An effective M&A onboarding process post-close can dictate employee retention. But what's even more important is retaining the acquired company's leadership. Leadership has massive influence inside the business, and helping them transition properly will positively impact the overall transaction. This article will discuss lessons learned from leadership onboarding with Kim Jones, HR Director M&A at Microsoft.
"What makes M&A onboarding difficult is that uncertainty and change typically decrease productivity, but the expectations remain the same." - Kim Jones
M&A onboarding is a lot similar to onboarding a newly hired employee. But the most significant difference is that the acquired employee didn't choose to work for the buyer and was forced to be a part of the process.
Also, an acquired employee comes with roles and responsibilities and with a specific way of getting the work done, unlike a new applicant who needs to learn everything from scratch. Even more challenging is that the newly acquired employees must meet customers' expectations and continue delivering on deadlines while learning new systems.
The hardest part about onboarding a leader is the pace of integration.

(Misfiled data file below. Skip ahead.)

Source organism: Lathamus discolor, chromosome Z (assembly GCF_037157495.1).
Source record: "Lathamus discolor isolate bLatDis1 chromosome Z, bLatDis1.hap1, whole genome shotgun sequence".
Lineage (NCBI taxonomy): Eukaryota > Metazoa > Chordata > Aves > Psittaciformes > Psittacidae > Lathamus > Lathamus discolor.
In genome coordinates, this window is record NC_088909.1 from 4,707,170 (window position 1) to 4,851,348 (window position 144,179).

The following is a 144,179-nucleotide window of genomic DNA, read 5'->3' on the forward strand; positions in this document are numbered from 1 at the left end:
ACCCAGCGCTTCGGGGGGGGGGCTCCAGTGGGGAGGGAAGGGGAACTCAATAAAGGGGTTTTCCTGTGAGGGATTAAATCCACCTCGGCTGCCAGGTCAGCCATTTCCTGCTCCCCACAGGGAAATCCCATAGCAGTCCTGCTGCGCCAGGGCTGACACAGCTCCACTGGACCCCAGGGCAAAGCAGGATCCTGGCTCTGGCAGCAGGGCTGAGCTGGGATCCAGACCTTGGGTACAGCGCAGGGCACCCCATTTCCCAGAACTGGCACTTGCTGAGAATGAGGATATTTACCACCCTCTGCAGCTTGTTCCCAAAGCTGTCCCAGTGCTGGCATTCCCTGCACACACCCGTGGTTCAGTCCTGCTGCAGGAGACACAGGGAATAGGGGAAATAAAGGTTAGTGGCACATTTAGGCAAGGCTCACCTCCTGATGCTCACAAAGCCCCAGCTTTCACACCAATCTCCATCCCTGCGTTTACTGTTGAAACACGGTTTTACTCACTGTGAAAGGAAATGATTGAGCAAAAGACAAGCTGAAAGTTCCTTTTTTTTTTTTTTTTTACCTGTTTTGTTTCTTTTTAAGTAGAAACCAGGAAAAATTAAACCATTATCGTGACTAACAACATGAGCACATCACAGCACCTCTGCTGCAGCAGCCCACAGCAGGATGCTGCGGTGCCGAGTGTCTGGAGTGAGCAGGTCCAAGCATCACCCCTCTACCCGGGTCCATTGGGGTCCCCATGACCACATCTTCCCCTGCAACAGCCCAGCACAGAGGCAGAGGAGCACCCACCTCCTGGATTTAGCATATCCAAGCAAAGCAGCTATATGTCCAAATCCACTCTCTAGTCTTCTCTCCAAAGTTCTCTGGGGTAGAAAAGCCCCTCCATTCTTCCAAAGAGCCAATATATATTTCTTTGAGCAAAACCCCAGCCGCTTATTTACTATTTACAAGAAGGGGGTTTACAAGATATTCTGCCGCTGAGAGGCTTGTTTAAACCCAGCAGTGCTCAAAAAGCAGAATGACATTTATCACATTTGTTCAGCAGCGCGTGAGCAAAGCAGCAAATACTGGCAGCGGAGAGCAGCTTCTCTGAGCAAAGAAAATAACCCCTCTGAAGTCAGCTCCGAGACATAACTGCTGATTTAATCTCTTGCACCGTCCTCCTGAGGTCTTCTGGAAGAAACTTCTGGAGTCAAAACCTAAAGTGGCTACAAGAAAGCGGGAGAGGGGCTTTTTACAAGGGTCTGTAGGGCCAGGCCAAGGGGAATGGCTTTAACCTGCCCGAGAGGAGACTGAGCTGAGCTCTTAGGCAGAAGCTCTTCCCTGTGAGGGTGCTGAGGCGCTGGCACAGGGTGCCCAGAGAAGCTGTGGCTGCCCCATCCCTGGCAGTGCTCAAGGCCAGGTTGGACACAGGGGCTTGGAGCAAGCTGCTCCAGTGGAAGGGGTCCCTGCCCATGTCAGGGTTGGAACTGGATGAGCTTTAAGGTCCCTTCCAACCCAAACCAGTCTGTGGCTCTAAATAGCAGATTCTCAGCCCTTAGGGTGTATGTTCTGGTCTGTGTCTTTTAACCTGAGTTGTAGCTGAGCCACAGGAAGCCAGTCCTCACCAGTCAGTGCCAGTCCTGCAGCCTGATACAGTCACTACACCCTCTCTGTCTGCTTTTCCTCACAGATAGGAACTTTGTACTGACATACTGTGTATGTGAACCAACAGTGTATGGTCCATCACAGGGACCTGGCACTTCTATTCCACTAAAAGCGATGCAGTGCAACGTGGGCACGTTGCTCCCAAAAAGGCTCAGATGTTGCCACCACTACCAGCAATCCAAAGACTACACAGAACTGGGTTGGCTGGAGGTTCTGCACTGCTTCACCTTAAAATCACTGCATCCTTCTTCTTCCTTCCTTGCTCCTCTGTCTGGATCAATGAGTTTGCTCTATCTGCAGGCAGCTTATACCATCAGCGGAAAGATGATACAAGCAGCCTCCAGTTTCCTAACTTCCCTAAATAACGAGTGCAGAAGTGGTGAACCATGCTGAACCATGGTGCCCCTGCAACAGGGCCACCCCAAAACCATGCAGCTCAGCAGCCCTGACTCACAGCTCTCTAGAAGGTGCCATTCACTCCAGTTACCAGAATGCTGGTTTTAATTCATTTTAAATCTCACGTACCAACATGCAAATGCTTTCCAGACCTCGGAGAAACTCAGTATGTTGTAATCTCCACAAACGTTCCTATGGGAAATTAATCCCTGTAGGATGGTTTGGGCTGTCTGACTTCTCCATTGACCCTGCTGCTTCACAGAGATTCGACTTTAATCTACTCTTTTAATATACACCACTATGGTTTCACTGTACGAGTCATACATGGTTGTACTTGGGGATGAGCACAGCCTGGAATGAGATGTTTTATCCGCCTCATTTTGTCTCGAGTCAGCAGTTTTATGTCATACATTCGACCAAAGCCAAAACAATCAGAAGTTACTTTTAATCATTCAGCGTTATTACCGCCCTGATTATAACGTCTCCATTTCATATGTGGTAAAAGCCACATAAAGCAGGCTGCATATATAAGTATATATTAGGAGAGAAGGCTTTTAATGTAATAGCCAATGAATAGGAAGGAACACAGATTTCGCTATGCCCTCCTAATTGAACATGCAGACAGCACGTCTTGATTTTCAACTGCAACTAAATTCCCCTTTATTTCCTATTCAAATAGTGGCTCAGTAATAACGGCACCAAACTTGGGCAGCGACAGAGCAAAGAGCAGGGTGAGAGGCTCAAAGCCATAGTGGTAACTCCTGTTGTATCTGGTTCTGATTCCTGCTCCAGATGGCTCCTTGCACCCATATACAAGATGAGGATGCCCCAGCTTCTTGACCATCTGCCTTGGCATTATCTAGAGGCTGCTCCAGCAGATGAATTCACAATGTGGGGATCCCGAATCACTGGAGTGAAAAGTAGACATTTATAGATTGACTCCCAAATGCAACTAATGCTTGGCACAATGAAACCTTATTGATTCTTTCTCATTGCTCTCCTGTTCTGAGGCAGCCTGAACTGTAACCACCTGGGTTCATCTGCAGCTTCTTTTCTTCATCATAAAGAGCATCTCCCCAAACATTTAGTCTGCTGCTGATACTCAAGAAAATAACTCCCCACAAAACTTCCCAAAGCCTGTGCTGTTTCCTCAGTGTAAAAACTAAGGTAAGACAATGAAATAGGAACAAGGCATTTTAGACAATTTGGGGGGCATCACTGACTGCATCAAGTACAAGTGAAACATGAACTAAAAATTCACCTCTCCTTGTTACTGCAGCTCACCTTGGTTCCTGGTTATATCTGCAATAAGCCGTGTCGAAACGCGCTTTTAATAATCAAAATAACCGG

Integration can happen extremely fast, especially for leaders with many responsibilities. The worst thing that could happen is overwhelming the leader with new information while they are trying to run the business. At that point, they will not be at their best, and productivity will go down.
Also, leaders are often accustomed to not having to report to someone above them, and post-close, they wil be expected to ask permission for even the simplest things. That new reality is often hard for long-time leaders to accept.
"There's no magic formula in onboarding leadership except for time, attention, empathy, and curiosity to work through it." - Kim Jones
Customize each onboarding based on the leader's experience and position. Onboarding a CEO should look different from onboarding a manager. But regardless of their status, the most important thing is to stay connected to the leader and help them understand what's coming. Be with them every step of the way, communicate, and get them acquainted before putting them into the company's formal training.
Microsoft created a community for leaders who came from acquisitions. They call it "inside-Microsoft," where everyone shares their journey, experiences, and success stories during the transition. Inside-Microsoft is a place where everyone can help each other and normalize their challenges.